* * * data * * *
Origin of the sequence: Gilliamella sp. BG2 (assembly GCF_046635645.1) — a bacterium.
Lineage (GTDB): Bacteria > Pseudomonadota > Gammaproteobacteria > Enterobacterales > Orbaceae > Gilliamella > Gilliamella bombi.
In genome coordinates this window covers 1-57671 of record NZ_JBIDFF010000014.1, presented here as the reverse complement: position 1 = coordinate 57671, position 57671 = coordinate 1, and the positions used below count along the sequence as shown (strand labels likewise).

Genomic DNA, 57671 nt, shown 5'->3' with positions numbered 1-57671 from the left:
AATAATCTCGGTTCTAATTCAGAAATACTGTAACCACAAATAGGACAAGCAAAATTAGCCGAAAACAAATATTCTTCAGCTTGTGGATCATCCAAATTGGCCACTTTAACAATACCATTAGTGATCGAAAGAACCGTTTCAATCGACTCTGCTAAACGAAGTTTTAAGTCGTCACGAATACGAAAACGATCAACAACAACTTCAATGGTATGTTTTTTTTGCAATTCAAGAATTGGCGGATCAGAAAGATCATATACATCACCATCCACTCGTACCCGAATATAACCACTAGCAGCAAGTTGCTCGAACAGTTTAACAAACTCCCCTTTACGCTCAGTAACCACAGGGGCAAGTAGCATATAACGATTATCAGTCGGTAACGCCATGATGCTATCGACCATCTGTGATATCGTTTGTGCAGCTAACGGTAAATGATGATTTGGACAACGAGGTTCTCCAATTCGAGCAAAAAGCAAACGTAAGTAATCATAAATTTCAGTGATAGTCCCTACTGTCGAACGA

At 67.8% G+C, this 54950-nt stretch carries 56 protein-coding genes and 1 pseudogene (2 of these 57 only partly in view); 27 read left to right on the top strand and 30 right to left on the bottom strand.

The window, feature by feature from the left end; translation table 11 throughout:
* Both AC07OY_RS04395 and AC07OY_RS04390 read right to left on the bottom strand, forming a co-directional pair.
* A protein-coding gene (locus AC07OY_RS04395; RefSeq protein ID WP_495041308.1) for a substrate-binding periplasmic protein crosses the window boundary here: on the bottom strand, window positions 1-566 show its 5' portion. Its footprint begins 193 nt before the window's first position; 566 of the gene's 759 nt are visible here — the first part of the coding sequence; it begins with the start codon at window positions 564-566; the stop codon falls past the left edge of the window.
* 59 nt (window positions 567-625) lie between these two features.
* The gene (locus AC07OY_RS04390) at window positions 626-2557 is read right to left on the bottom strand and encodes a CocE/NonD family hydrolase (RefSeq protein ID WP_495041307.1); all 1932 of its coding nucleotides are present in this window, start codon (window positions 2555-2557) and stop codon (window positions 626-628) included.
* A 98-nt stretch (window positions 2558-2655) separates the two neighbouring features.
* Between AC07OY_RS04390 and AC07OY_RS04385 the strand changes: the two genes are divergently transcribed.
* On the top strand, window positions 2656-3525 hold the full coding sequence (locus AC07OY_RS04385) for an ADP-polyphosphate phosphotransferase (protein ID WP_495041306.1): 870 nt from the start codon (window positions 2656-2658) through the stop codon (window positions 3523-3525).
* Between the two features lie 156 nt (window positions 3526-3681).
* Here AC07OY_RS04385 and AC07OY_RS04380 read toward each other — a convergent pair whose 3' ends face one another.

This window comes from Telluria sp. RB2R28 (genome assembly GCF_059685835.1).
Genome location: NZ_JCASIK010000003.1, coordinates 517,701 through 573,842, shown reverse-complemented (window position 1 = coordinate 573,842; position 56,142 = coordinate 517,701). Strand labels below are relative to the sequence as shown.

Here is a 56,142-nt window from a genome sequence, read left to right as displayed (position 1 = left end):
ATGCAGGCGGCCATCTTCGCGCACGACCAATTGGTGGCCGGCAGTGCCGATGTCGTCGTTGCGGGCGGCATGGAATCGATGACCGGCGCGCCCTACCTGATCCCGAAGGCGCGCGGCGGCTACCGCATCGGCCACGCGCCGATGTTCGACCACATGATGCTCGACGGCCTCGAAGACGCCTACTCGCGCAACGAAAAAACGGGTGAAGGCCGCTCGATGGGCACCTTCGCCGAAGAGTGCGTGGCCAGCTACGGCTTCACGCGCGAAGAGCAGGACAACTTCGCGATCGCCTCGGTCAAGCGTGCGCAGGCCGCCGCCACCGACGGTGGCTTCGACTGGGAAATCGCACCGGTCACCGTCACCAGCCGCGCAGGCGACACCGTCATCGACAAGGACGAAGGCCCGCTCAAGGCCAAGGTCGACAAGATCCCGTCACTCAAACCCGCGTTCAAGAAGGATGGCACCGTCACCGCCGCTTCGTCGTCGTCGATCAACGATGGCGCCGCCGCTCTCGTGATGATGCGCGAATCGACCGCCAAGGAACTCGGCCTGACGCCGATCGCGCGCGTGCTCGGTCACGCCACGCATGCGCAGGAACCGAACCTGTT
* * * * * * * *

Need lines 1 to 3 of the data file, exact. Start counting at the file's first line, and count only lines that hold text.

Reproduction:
Origin of the sequence: Gilliamella sp. BG2 (assembly GCF_046635645.1) — a bacterium.
Lineage (GTDB): Bacteria > Pseudomonadota > Gammaproteobacteria > Enterobacterales > Orbaceae > Gilliamella > Gilliamella bombi.
In genome coordinates this window covers 1-57671 of record NZ_JBIDFF010000014.1, presented here as the reverse complement: position 1 = coordinate 57671, position 57671 = coordinate 1, and the positions used below count along the sequence as shown (strand labels likewise).